We did a fill reading of the Regional Poems so far collected tonight! There are about 70 poets, so far, 140 haiku. We celebrate the birthday of Colin Stewart Jones (August 2) by indulging in Joy’s grape, as pictured above. And Rick is playing his new Mojave desert flute for the Southwest US haiku. Angelee Deodahr’s beautiful haiku of place illustrates Tim’s gesture in the photo above, and the openness and wonder of our time together:
the Open Hand swings
and swings about
(“Open hand” in Chandigarh, India is one of the most significant monuments of the city. The credit for laying down its plan goes to Le Corbusier. It is located in sector 1 in the Capitol Complex. Chandigarh open hand monument has been designed in the form of a giant hand made from metal sheets that rotates like a weathercock, indicating the direction of wind. This giant hand is 14 metres high and weighs around 50 tonnes. The significance of open hand is that it conveys the social message of peace and unity that is “open to give & open to receive.
Open hand is the city’s official emblem.)
While Rick enchanted the poets with his Mojave flute, Naia, from Temecula, CA –her poems perfectly expressed our mood and sensibilities in celebration.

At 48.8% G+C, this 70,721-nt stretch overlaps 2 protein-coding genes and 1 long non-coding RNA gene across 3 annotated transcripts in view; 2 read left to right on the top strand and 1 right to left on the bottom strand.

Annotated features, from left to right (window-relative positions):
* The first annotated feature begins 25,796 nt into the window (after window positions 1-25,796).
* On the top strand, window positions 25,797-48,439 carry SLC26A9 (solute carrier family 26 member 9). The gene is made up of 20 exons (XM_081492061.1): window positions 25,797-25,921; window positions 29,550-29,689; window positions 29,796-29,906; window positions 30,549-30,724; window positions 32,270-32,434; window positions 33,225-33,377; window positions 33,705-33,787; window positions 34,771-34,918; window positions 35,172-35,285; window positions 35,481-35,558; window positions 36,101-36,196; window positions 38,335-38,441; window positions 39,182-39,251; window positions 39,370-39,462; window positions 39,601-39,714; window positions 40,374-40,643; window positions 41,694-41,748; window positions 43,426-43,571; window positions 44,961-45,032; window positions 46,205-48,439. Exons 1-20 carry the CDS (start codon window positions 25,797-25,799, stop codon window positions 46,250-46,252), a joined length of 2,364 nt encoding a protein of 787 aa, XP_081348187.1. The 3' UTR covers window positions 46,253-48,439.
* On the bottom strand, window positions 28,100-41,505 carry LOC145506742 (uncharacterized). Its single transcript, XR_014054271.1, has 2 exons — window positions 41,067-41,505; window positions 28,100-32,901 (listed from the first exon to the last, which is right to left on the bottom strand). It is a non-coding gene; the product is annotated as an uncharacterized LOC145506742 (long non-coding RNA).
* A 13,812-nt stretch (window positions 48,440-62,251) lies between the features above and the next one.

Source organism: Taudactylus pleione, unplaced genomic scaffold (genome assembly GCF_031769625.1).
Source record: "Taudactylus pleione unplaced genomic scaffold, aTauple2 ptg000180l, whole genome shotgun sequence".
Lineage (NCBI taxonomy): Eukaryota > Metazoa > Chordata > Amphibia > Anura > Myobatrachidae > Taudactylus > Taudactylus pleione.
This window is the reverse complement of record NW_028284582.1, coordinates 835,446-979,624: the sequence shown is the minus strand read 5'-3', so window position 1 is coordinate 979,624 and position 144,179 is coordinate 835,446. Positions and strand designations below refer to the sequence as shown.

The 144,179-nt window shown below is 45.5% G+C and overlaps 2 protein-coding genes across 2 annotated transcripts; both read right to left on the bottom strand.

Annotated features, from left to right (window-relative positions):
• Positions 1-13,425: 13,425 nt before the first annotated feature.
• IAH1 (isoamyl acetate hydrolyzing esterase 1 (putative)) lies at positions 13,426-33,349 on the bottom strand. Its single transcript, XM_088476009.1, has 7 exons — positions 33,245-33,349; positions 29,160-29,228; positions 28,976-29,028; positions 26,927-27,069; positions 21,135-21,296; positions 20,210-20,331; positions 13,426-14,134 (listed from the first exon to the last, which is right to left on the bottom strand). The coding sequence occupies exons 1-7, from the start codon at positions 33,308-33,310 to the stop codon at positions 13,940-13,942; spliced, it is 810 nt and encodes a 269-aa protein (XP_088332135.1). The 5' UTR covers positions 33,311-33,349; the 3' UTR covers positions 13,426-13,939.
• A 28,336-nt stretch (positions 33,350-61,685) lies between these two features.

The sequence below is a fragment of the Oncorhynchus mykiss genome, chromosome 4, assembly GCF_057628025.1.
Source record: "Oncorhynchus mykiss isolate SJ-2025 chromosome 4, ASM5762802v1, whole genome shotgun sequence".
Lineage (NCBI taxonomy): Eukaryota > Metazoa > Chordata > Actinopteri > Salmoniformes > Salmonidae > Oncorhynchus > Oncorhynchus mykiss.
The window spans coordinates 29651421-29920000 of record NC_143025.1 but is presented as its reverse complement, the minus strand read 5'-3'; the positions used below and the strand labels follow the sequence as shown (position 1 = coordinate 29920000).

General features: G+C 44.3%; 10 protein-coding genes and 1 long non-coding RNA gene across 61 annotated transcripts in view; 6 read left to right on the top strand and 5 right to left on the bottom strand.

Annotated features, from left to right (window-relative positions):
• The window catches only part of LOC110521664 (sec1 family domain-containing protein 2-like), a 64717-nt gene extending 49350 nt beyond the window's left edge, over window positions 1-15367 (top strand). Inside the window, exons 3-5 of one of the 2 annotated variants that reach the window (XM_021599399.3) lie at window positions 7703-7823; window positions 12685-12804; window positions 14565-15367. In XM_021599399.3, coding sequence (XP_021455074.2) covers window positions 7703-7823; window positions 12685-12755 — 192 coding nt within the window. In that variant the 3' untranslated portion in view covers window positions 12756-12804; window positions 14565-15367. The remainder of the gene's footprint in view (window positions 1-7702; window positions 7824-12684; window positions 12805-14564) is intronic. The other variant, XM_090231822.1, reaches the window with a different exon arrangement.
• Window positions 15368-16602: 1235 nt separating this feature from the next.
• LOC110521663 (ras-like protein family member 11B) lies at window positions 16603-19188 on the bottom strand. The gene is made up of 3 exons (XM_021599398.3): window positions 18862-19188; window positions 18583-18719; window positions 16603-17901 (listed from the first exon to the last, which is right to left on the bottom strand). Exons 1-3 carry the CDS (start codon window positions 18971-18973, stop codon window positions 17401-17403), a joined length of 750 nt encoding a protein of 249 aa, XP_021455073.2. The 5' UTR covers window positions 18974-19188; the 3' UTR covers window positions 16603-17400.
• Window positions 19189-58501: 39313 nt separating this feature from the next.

Temecula moon . . .
the squish of Syrah
between my toes
( Late summer/early autumn is harvest season in the Temecula Valley wine country, where days are golden and nights, star-filled. From “Blessing of the Vines” to “Grape Stomp”, community and vintners alike celebrate the grape.)
I am organizing the Haiga Art on paper show, and an ongoing digital haiga show of art from the poets registered for the conference! This beautiful snail. by Andrea Eldridge, a local poet who is a pilot for American Airlines, sings of our home away from home… HNA for a week!! So the Haiga Art show is in the Air!
I’ll close with a favorite poem by Penny Harter, from May’s Landing, N.J., USA
how many can we gather
before they rust
(Remembering my childhood home in Clark, NJ: Every fall, we children would go into the orchard behind my house, seeking to gather apples from among the ones that had fallen, getting them before they began to rot and attract swarms of yellow-jackets, but when I wrote this, I was also thinking about “gather ye rosebuds while ye may”—facing our own aging and fragility.)
And so tonight we did, gather as many apples (and grapes) as we might… in the midst of our work and sharing.
Another celebration today! Tanka Poets on Site !